This charge showed plainly that the issue to be determined was not whether Benjamin Oliver had conveyed the property to the children of Martha Echols, but whether Jennings had bought the property without notice of their title under that deed, and the use of the words "if you find that" was not harmful to appellants.
11. Contention 11 is that the court erred in failing to charge that possession by appellants would constitute notice to Jennings. There was no evidence that appellants, or the persons under whom they claimed, were in actual possession of the land in dispute at the time of the purchase by Jennings at the administrator's sale, and the judge did not err in failing to charge on possession by appellants.
12. Contention 12 is that the court failed to give appellants' requested charge that, if the jury found that the administrator of Benjamin Oliver remained in possession of any part of the 110 acres conveyed in 1909 to the children of Martha Echols, such possession would be deemed to be held under the grantees named in the deed, etc.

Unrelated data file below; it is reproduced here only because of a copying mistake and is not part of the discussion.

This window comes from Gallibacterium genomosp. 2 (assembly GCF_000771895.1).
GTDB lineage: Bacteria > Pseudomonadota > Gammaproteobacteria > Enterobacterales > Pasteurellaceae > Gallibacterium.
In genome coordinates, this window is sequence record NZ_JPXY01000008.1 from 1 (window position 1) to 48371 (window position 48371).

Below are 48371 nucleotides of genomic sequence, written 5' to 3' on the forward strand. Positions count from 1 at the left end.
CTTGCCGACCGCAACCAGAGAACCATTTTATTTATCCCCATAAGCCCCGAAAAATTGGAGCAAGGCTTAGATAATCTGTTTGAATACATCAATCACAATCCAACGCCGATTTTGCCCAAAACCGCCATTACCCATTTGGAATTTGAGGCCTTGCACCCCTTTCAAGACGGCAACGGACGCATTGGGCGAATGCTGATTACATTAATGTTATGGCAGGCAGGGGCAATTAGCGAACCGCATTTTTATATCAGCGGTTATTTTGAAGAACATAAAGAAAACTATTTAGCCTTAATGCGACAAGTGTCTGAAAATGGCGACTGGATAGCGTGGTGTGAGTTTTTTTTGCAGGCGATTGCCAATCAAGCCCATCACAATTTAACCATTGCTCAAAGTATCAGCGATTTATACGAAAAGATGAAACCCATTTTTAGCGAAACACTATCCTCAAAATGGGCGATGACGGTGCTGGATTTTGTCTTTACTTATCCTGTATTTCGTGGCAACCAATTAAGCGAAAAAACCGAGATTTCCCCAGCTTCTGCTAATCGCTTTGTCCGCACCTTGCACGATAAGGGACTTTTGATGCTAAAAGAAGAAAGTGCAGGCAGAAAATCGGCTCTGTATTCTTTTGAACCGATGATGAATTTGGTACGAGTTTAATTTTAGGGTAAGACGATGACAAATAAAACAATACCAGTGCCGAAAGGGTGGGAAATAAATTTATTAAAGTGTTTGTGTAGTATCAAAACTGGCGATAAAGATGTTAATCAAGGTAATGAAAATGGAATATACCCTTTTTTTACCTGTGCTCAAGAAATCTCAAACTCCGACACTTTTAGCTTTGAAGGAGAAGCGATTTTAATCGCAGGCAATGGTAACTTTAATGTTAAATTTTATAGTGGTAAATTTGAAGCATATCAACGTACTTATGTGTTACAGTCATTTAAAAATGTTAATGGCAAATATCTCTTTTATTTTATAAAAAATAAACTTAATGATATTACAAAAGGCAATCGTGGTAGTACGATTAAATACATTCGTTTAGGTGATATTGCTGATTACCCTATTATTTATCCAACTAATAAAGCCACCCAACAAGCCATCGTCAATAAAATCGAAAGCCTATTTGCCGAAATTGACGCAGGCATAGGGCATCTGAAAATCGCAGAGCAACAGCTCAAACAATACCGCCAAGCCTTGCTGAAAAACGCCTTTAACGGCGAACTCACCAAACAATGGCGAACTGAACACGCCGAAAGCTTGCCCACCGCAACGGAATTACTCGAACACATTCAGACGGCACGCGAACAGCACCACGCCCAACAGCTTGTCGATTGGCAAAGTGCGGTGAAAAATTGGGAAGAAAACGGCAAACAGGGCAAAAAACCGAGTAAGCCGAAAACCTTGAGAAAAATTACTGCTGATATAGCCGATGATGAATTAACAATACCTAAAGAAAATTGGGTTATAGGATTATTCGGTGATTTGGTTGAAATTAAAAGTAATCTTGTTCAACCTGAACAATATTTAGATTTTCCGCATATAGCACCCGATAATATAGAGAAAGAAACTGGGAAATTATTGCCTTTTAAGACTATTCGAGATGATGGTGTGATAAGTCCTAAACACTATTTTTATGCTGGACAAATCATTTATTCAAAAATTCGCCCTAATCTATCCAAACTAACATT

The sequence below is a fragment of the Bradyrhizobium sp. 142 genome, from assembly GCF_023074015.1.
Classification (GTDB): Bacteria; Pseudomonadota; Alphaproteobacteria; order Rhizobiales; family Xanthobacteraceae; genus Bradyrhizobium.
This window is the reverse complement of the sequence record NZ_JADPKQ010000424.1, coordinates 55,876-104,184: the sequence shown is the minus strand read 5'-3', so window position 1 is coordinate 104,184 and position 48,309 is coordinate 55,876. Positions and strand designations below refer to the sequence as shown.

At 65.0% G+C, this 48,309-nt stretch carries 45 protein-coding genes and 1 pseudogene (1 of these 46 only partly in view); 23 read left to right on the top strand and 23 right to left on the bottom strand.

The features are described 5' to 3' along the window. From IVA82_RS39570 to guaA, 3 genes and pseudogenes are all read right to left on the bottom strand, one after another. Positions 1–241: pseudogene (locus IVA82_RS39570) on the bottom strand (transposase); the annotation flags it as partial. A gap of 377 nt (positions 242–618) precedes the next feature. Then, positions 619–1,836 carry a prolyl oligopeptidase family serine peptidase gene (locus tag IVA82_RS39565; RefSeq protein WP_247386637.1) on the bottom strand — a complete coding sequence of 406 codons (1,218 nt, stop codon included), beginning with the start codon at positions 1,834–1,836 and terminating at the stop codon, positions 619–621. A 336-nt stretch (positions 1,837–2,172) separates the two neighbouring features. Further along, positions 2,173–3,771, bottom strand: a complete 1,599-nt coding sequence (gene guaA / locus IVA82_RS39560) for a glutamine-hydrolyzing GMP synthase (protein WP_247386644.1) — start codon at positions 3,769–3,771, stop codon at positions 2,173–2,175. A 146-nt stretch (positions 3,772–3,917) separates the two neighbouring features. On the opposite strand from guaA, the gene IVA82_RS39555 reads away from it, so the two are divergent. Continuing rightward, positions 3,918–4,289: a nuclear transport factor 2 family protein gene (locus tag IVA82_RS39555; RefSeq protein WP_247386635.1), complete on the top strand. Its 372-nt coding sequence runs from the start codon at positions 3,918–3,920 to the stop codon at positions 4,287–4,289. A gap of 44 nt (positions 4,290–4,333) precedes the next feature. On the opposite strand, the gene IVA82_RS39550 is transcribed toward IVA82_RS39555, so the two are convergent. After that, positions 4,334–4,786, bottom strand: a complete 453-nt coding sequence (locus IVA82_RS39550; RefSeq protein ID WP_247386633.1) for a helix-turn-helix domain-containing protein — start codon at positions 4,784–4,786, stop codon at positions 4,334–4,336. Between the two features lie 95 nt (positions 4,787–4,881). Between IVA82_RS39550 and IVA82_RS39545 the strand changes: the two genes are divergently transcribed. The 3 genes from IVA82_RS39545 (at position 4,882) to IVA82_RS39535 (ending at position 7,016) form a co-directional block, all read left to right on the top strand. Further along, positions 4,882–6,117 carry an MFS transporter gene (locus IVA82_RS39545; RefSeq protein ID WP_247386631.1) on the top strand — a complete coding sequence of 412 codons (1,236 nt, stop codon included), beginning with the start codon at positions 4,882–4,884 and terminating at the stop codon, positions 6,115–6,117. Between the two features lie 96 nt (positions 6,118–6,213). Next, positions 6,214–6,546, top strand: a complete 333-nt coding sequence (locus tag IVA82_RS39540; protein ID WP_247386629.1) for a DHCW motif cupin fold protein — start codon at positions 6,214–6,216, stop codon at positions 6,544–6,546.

The judge did charge the general principle that possession of land remaining with the grantor will be deemed to be held under the grantee. There was no evidence in the case as to any possession by Oliver's administrator, and the judge did not err in refusing to give the requested charge.
13. Contention 13 is that the court erred in failing to give two requests to charge concerning the burden of proof. The trial judge charged fully on the burden of proof.
The first requested charge was that the burden was not upon appellants to disprove the case alleged by appellees. The general charge that the plaintiff had the burden of proof to establish his pleadings by a preponderance of the evidence sufficiently covered this principle. Richmond & Danville R. Co. v. Howard, 79 Ga. 44 (3 SE 426).